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PLoS One. 2018 Mar 29;13(3):e0194598. doi: 10.1371/journal.pone.0194598. eCollection 2018.

Incidence and case fatality rates of community-acquired pneumonia and pneumococcal diseases among Korean adults: Catchment population-based analysis.

Author information

1
Department of Infectious Diseases, Ajou University School of Medicine, Suwon, Republic of Korea.
2
Division of Infectious Diseases, Department of Internal Medicine, Hallym University College of Medicine, Chuncheon, Republic of Korea.
3
Division of Infectious Diseases, Department of Internal Medicine, Korea University College of Medicine, Seoul, Republic of Korea.
4
Asian Pacific Influenza Institute (APII), Korea University Guro Hospital, Seoul, Korea.
5
Department of Internal Medicine, Chungbuk National University College of Medicine, Cheongju, Republic of Korea.
6
Division of Pulmonary and Critical Care Medicine, Department of Internal Medicine, Chungbuk National University Hospital, Cheongju, Republic of Korea.
7
Division of Infectious Diseases, Department of Internal Medicine, Chungbuk National University Hospital, Cheongju, Republic of Korea.
8
Center for Preventive Medicine and Public Health, Seoul National University Bundang Hospital, Seongnam, Republic of Korea.

Abstract

BACKGROUND:

Pneumonia is a leading infectious cause of morbidity and mortality among adults. Pneumococcal pneumonia (PP) is the most common vaccine-preventable bacterial etiology of pneumonia. In this study, we estimated the incidence of community-acquired pneumonia (CAP) and pneumococcal diseases among Korean adults.

METHODS:

Clinical and microbiological databases from three hospitals were retrospectively reviewed to determine the incidence and case fatality rates of CAP and pneumococcal diseases in Korean adults aged ≥19 years from 2011 to 2014. Incidence and case fatality rates of CAP, PP and invasive pneumococcal diseases (IPD) were evaluated based on the catchment population. Catchment population was calculated using national health insurance data, estimating the proportion of patients with pneumonia that were medically attended at each hospital.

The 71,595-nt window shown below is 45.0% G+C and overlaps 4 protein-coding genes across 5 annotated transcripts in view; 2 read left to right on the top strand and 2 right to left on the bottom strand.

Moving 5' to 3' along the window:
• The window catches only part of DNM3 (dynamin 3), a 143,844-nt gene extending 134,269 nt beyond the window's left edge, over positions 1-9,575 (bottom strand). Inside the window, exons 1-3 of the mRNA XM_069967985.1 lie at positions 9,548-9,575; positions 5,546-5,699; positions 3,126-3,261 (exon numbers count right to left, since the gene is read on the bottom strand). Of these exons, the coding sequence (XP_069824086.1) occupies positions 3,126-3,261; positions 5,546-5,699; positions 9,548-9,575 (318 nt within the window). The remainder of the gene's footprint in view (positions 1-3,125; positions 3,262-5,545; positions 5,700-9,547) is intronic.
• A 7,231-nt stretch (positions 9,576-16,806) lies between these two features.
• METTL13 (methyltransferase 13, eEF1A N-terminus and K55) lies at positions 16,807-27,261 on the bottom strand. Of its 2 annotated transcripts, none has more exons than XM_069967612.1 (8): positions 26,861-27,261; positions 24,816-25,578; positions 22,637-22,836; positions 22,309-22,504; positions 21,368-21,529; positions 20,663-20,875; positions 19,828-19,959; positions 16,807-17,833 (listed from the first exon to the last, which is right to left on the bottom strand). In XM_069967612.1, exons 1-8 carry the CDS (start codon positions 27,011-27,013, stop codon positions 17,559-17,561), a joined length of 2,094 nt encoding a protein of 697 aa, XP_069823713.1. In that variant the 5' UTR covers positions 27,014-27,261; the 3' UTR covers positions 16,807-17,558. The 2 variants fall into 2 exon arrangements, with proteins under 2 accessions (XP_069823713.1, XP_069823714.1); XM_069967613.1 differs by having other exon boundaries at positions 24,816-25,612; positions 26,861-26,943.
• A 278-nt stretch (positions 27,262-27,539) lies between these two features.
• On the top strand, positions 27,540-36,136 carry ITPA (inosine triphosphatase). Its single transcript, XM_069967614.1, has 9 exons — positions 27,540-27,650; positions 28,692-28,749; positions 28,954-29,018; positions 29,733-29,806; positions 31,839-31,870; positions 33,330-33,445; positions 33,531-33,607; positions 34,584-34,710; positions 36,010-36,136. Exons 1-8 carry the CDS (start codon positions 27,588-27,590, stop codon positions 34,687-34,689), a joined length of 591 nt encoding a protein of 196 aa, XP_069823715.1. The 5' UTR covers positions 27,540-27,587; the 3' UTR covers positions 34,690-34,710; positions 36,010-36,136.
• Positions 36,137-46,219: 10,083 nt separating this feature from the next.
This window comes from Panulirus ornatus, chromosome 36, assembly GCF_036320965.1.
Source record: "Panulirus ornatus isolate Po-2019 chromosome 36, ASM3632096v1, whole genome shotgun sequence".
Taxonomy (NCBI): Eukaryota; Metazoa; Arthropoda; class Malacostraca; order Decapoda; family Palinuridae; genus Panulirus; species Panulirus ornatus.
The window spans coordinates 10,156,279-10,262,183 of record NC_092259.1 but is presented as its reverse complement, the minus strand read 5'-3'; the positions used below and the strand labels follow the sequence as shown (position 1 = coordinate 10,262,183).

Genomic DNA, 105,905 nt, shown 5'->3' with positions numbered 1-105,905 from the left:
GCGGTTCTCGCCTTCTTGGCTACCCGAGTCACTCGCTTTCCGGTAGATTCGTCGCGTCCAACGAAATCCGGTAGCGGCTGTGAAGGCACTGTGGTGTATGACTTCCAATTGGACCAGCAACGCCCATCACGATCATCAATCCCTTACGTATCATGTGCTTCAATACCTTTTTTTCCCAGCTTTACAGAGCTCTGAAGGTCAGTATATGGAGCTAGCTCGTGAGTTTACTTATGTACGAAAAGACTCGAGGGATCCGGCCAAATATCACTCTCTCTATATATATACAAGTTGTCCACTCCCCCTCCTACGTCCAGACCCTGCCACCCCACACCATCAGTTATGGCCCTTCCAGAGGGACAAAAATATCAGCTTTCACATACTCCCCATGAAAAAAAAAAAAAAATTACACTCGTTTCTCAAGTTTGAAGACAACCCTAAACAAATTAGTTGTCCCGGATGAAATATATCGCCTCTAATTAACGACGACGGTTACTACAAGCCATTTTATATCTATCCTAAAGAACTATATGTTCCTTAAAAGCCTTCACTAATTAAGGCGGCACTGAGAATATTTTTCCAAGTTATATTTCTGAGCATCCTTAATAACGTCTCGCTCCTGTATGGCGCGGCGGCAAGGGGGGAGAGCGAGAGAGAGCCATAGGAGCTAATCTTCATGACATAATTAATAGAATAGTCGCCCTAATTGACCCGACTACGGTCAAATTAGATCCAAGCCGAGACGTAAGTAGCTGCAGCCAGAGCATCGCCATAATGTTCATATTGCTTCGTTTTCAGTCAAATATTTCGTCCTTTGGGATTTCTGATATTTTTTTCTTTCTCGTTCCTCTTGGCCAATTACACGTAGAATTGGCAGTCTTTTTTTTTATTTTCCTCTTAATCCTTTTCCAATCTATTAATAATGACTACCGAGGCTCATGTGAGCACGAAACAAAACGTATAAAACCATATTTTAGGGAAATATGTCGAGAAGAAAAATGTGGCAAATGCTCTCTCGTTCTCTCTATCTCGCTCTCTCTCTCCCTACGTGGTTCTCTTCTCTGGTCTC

RESULTS:

Among 5,783 patients with medically attended CAP, 833 (14.4%) had PP. For IPD, a total of 91 culture-confirmed cases were identified. The overall incidence of CAP was 307.7 cases per 100,000 persons per year with an in-hospital mortality rate of 6.2%. The estimated annual incidence of pneumococcal pneumonia was 42.2-49.4 cases per 100,000 persons per year, increasing with age to >280 per 100,000 persons per year in older patients over 70 years. The annual incidence of IPD had a range of 4.1-6.5 cases per 100,000 persons per year. The overall case fatality rate for invasive pneumococcal diseases was 30.8% with the highest rate of 66.7% in patients over 80 years.

CONCLUSION:

Over the study period, incidences of CAP, PP and IPD were consistently high, particularly in older people. These results provide baseline data to establish healthcare strategies and estimate their impact among Korean adults.

PMID:
29596444
PMCID:
PMC5875769
DOI:
10.1371/journal.pone.0194598
[Indexed for MEDLINE]
Free PMC Article

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